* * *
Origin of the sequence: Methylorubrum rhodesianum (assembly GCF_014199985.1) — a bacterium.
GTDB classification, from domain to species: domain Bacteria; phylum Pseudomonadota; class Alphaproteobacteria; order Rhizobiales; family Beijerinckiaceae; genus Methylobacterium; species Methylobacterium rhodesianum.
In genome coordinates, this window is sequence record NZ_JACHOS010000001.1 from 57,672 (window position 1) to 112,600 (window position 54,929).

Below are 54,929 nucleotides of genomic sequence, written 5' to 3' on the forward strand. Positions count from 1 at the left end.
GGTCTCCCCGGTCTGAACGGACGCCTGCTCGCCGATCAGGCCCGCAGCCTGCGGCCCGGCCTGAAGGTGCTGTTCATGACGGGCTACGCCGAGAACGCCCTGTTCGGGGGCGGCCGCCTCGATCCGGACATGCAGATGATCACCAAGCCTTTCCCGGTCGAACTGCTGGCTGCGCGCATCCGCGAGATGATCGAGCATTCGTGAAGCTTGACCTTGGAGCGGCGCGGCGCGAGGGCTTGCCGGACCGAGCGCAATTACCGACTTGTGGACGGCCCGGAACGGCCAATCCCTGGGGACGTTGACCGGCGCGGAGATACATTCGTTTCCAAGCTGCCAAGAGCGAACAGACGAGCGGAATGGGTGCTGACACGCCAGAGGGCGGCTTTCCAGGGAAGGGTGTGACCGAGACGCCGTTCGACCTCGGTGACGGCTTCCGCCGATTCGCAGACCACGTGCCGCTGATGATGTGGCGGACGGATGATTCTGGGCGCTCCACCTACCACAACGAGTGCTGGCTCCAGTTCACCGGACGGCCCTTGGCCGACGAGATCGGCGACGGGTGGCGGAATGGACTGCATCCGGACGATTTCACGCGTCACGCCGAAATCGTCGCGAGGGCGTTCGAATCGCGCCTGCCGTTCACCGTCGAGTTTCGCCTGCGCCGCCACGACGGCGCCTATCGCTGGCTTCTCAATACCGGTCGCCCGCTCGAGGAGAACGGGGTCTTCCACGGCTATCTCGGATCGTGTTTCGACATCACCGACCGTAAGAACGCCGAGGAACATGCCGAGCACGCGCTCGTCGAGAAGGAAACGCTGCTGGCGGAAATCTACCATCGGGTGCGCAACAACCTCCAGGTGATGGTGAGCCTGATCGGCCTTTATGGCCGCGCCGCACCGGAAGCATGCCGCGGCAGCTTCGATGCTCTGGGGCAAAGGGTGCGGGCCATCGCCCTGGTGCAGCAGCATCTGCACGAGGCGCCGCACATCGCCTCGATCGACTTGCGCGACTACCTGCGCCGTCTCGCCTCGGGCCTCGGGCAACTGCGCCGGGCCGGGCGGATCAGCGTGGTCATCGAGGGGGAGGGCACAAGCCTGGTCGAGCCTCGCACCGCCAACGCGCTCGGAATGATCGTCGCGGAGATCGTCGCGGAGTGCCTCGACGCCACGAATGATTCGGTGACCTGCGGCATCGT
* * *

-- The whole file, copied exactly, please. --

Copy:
Origin of the sequence: Methylorubrum rhodesianum (assembly GCF_014199985.1) — a bacterium.
GTDB classification, from domain to species: domain Bacteria; phylum Pseudomonadota; class Alphaproteobacteria; order Rhizobiales; family Beijerinckiaceae; genus Methylobacterium; species Methylobacterium rhodesianum.
In genome coordinates, this window is sequence record NZ_JACHOS010000001.1 from 57,672 (window position 1) to 112,600 (window position 54,929).

Below are 54,929 nucleotides of genomic sequence, written 5' to 3' on the forward strand. Positions count from 1 at the left end.
GGTCTCCCCGGTCTGAACGGACGCCTGCTCGCCGATCAGGCCCGCAGCCTGCGGCCCGGCCTGAAGGTGCTGTTCATGACGGGCTACGCCGAGAACGCCCTGTTCGGGGGCGGCCGCCTCGATCCGGACATGCAGATGATCACCAAGCCTTTCCCGGTCGAACTGCTGGCTGCGCGCATCCGCGAGATGATCGAGCATTCGTGAAGCTTGACCTTGGAGCGGCGCGGCGCGAGGGCTTGCCGGACCGAGCGCAATTACCGACTTGTGGACGGCCCGGAACGGCCAATCCCTGGGGACGTTGACCGGCGCGGAGATACATTCGTTTCCAAGCTGCCAAGAGCGAACAGACGAGCGGAATGGGTGCTGACACGCCAGAGGGCGGCTTTCCAGGGAAGGGTGTGACCGAGACGCCGTTCGACCTCGGTGACGGCTTCCGCCGATTCGCAGACCACGTGCCGCTGATGATGTGGCGGACGGATGATTCTGGGCGCTCCACCTACCACAACGAGTGCTGGCTCCAGTTCACCGGACGGCCCTTGGCCGACGAGATCGGCGACGGGTGGCGGAATGGACTGCATCCGGACGATTTCACGCGTCACGCCGAAATCGTCGCGAGGGCGTTCGAATCGCGCCTGCCGTTCACCGTCGAGTTTCGCCTGCGCCGCCACGACGGCGCCTATCGCTGGCTTCTCAATACCGGTCGCCCGCTCGAGGAGAACGGGGTCTTCCACGGCTATCTCGGATCGTGTTTCGACATCACCGACCGTAAGAACGCCGAGGAACATGCCGAGCACGCGCTCGTCGAGAAGGAAACGCTGCTGGCGGAAATCTACCATCGGGTGCGCAACAACCTCCAGGTGATGGTGAGCCTGATCGGCCTTTATGGCCGCGCCGCACCGGAAGCATGCCGCGGCAGCTTCGATGCTCTGGGGCAAAGGGTGCGGGCCATCGCCCTGGTGCAGCAGCATCTGCACGAGGCGCCGCACATCGCCTCGATCGACTTGCGCGACTACCTGCGCCGTCTCGCCTCGGGCCTCGGGCAACTGCGCCGGGCCGGGCGGATCAGCGTGGTCATCGAGGGGGAGGGCACAAGCCTGGTCGAGCCTCGCACCGCCAACGCGCTCGGAATGATCGTCGCGGAGATCGTCGCGGAGTGCCTCGACGCCACGAATGATTCGGTGACCTGCGGCATCGT